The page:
Nigeria's foremost Online Energy News Platform

Mexican Standoff Delays Big Oil Cut Deal

Mexico’s refusal to reduce its oil production in line with the massive 10 million barrel per day cuts proposed by the OPEC-plus producer group has left the historic deal in limbo.

Energy Intelligence sources confirmed that Mexico insisted on delivering just 100,000 b/d of the roughly 400,000 b/d in cuts required by the OPEC-plus proposal, which amounted to a near-term reduction of 23% for all OPEC-plus members.

In a surprise move, Mexican President Andres Manuel Lopez Obrador and US President Donald Trump said the US would chip in reductions of another 250,000 b/d on Mexico’s behalf.

But Trump made clear that the drop in US production would result from ongoing declines due to poor oil prices that are reducing activity and forcing some companies to shut down their wells — not from additional government-led shut ins.

“The United States will help Mexico along and they’ll reimburse us sometime at a later date when they’re prepared to do so,” Trump said at a Friday press conference.

But Saudi Arabia was not comfortable with the arrangement and continued to press Mexico to pledge its allocated cuts under the agreed upon formula.

That meant the OPEC-plus production cuts remained “conditional on the consent of Mexico. “Talks led by Saudi Arabia were expected to continue on Saturday to try to resolve the impasse.

The OPEC-plus nations — which include major producers Saudi Arabia and Russia — struck a deal that commits them to joint cuts of 10 million b/d in May and June, with cut volumes lightening to 8 million b/d in July-December and 6 million b/d from January 2021 through April 2022.

OPEC-plus had been hoping that other countries — including the US, Canada, Brazil and Norway — would contribute combined cuts of up to 5 million b/d.US officials have estimated the country’s production will decline by some 2 million b/d by the end of this year.

G20 energy ministers held video conference talks on Friday, but in a statement following the meeting, they simply said they would continue to cooperate on the issue and did not pledge a specific level of additional cuts.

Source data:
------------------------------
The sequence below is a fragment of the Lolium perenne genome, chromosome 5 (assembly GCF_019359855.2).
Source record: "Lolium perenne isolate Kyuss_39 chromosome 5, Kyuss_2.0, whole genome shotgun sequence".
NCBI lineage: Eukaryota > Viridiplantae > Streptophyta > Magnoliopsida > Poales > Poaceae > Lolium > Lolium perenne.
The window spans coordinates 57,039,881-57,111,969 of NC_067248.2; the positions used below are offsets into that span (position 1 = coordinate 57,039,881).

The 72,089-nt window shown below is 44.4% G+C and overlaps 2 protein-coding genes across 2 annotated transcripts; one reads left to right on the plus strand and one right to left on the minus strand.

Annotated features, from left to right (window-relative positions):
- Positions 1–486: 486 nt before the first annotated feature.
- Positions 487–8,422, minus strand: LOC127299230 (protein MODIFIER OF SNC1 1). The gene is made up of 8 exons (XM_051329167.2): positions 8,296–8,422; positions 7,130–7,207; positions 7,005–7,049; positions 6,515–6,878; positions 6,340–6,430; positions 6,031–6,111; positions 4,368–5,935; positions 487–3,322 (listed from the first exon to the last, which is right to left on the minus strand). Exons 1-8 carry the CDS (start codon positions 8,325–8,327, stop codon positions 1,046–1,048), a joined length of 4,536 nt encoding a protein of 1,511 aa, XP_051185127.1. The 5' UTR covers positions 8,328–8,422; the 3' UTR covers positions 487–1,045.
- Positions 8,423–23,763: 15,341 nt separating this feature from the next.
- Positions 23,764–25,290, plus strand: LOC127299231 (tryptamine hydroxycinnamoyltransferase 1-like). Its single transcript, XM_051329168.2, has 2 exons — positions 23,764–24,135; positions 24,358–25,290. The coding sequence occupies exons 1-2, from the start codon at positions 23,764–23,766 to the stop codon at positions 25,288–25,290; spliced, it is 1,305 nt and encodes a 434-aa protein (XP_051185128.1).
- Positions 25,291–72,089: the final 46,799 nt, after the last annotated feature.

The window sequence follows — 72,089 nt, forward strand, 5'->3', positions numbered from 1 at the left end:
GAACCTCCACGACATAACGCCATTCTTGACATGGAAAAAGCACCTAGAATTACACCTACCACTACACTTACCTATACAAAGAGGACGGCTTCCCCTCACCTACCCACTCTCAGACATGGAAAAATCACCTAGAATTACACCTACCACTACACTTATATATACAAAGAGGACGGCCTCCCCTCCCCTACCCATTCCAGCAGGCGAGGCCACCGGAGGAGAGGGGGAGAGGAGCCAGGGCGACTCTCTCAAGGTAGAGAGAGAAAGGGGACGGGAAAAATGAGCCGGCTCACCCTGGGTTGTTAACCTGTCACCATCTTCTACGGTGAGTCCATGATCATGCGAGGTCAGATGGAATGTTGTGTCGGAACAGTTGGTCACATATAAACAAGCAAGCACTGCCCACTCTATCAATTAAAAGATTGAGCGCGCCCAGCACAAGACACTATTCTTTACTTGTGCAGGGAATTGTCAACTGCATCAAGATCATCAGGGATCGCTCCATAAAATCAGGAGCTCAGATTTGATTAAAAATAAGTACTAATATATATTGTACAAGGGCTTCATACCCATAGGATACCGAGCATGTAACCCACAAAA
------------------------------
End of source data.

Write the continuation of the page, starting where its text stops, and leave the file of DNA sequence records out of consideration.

The targeted “headline” cuts of 15 million b/d in the initial phase of the deal would amount to roughly 15% of the global oil market before the pandemic hit — grounding planes, confining people to their homes and triggering a worldwide recession.

OPEC Secretary-General Mohammed Barkindo told the G20 meeting that demand destruction was “jaw-dropping” and that if no action were taken, oversupply would hit 14.7 million b/d during the current quarter.

In addition to the unorthodox Trump-Mexico side-deal, the last few days also provided evidence of a remarkable turnaround in relations between Saudi Arabia and Russia.

Only a month ago, irreconcilable differences between Riyadh and Moscow appeared to have torpedoed more than three years of collaboration on supply management, with Russia rejecting a Saudi ultimatum that it must accept additional cuts.

As recently as last weekend, the two oil market heavyweights were playing the blame game, each accusing the other of wrecking the OPEC-plus alliance in which they have worked together.

The deal reflects the efforts of the leaders of the world’s top three producers: Russia’s President Vladimir Putin, King Salman of Saudi Arabia (and his son Crown Prince Mohammed bin Salman) and Trump.

The US president drove Riyadh and Moscow toward a deal with a carrot-and-stick policy and popped up again on Friday to try to clear the Mexico logjam.

In the end, the Saudis and Russians recognized that the current state of the global economy and the oil market left them with their backs to the wall (related).

Trump also appears to have been driven by a strong desire to protect the US oil industry, even though the US — despite being the world’s top producer — is far less dependent on oil than the other two countries.

Energy ministers and other participants in the G20 video conference hosted by Saudi Arabia on Friday were almost unanimous in declaring that the oil industry faced a grave threat that required urgent action.

“We must stabilize world energy markets by putting an end to this dangerous price decline,” said US Energy Secretary Dan Brouillette.

Fatih Birol, the head of the International Energy Agency, said the coronavirus had delivered a “systematic shock that threatens global economic and financial stability.

“Indian Oil Minister Dharmendra Pradhan acknowledged that producers needed to act to safeguard future supply, but urged producers to target “affordable” prices “to allow for a consumption-led demand recovery.”

This is a critical moment for joint market management efforts by producers and for Saudi leadership of OPEC. The Mexican standoff needs to be resolved swiftly, or the market reaction is likely to be worse than if the talks had never happened.

Official monthly selling prices for Saudi crude — delayed from April 4-5 in order to allow for joint production cuts to be priced in — were expected to be released at the weekend. Any further delays could undermine customer confidence in Saudi Aramco.

COURTESY: Amena Bakr, is of Dubai, Rafiq Latta, Nicosia, Nelli Sharushkina, Moscow, and Noah Brenner, Houston